Are bugs trashing your garden? Before you reach for the broad spectrum spray, try controlling the pests in more earth friendly way. Striking a balance in the garden between the good insects and those that are trashing the garden can be achieved without spraying.
Identify the Culprit
Before you can set out on a course of action, the identity of the pest has to be determined. Wildlife will eat from your garden as well as insects. Chewed leaves could be insects, rabbit, or deer. If you live anywhere near water, a turtle and tortoise may come after tender plants and strawberries.
Disease can mimic insect infestation. Diseased plants are more susceptible to insect infestation. Before deciding on a course of action, know what you are dealing with.
Keep it Clean
Insects thrive in an untidy garden. Do not allow damaged or diseased fruits and vegetables to remain on the plants. Remove plants with severe insect infestations and either burn them or throw them in the trash. Do not compost them. Remove or treat any plants showing signs of disease as they will attract insects.
This is usually done so one plant benefits another. However, companion planting can include the use of trap plants or the use of plants to confuse pests. For example, planting radishes along the perimeter of a cabbage bed will help keep flea beetle and maggots away. Instead of attacking the cabbage, they will go for the radishes.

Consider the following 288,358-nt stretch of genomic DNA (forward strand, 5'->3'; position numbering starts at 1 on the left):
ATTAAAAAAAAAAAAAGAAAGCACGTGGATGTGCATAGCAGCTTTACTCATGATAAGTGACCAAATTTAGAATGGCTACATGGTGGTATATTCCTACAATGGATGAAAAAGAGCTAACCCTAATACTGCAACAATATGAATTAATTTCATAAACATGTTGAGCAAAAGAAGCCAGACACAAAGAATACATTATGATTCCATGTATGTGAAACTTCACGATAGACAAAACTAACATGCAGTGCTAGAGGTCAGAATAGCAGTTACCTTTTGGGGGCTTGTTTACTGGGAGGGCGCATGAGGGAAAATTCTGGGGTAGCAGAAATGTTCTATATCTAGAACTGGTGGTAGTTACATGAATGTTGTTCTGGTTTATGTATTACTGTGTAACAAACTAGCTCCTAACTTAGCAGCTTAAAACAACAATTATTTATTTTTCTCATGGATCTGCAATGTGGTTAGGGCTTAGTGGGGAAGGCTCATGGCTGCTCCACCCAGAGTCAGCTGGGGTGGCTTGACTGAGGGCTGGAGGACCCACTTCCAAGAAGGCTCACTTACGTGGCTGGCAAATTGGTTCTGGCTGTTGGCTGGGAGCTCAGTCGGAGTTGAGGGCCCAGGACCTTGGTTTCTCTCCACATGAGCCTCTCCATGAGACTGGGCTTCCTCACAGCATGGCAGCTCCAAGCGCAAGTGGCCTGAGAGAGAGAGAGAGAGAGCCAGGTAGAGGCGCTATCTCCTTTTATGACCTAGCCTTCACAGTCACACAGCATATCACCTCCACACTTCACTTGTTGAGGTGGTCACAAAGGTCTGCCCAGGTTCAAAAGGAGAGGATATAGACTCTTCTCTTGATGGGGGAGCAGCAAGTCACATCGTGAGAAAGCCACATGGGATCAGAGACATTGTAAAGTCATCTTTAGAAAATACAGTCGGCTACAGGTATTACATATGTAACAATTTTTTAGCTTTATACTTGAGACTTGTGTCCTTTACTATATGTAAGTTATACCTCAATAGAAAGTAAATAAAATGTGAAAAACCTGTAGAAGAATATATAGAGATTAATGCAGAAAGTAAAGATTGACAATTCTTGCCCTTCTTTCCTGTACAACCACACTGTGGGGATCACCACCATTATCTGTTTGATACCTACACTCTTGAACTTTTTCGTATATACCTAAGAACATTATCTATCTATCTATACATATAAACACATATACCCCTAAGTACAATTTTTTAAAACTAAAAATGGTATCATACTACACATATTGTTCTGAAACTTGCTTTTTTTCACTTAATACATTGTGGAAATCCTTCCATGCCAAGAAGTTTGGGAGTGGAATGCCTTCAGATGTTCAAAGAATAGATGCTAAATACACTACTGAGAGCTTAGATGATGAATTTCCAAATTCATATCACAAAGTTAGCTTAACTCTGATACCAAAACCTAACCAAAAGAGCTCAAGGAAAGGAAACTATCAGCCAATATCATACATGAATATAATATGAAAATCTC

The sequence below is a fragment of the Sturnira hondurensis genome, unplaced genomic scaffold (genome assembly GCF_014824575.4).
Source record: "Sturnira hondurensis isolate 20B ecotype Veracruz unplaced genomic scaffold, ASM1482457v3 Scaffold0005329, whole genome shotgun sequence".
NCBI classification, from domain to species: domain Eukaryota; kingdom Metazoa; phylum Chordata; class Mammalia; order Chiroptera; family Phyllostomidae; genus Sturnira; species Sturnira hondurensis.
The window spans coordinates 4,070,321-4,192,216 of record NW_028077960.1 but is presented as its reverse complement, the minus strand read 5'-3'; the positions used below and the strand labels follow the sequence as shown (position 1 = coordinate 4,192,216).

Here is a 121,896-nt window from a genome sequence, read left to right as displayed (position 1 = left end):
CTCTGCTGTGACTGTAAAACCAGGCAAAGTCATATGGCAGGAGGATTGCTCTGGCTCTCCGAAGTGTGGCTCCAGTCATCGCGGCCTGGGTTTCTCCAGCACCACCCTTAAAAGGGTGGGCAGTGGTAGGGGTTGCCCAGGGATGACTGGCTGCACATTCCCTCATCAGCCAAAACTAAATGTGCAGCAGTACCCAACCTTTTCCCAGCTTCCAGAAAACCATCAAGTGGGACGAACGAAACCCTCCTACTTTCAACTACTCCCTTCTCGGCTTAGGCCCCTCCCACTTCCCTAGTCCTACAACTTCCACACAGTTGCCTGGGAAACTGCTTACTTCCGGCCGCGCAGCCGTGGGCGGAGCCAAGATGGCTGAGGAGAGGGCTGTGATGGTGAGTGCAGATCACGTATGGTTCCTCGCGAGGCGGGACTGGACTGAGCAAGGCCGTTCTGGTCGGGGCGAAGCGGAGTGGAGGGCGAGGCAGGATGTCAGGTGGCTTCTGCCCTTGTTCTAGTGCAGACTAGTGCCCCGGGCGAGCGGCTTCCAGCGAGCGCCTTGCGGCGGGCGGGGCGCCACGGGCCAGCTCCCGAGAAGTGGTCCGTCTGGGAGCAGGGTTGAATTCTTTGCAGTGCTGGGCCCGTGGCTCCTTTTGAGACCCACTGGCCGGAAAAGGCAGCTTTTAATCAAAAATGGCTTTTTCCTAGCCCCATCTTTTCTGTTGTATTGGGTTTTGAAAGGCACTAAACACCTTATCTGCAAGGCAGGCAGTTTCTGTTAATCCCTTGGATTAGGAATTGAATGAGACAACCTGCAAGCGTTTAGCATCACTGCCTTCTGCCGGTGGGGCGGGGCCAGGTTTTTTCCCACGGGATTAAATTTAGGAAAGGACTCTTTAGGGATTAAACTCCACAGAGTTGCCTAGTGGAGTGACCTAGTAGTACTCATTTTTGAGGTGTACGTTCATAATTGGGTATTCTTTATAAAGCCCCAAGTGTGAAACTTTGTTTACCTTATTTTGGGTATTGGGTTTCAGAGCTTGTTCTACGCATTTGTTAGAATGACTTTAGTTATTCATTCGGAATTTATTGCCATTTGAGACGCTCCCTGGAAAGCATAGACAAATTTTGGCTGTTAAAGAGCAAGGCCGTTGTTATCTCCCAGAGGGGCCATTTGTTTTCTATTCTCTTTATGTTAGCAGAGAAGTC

Plant a perimeter of tansy around a garden. Tansy is a natural insect repellent. Pests that plague vegetable and fruit crops do not recognize tansy as a potential food source so they leave the garden alone.
Other combinations to try are planting scented geraniums near crops or using herbs to attract beneficial insects and birds.
Try planting more than you need. We always plant two stands of parsley, dill and fennel. Every year our parsley and dill become infested with “parsley worms”. These are brightly colored caterpillars that decimate my flat leaf parsley, fennel and dill. I let them alone to do their thing. They grow up to be the black swallowtail butterfly. The plants return and are no worse for the wear. The kids enjoy watching the caterpillars go through their life cycle. They also enjoy poking at them so that they show their horns. When aggravated the caterpillar displays a set of feathery horns. 10 year old boys find this threat display rather amusing.
Mechanical does not refer to fancy machinery in this case. The term refers to physically removing garden pests. This is done in several ways. The first and easiest is to shake or hand pick all insects off of the plant. It can be time consuming, but it is very effective.
Another mechanical method is to use traps. Slugs can be controlled using beer traps. Earwigs are controlled with cat food in cardboard tubes.
A strong spray of water will blast smaller pests off of sturdy plants. Finally, using row covers will keep insects from gaining access to your garden. Row covers allow in light, air, and water while providing an effective barrier against insects.
Remember that you cannot completely eliminate all garden pests. The key is to strike a balance and understand that there will be some minor damage to some of the plants no matter what methods you choose.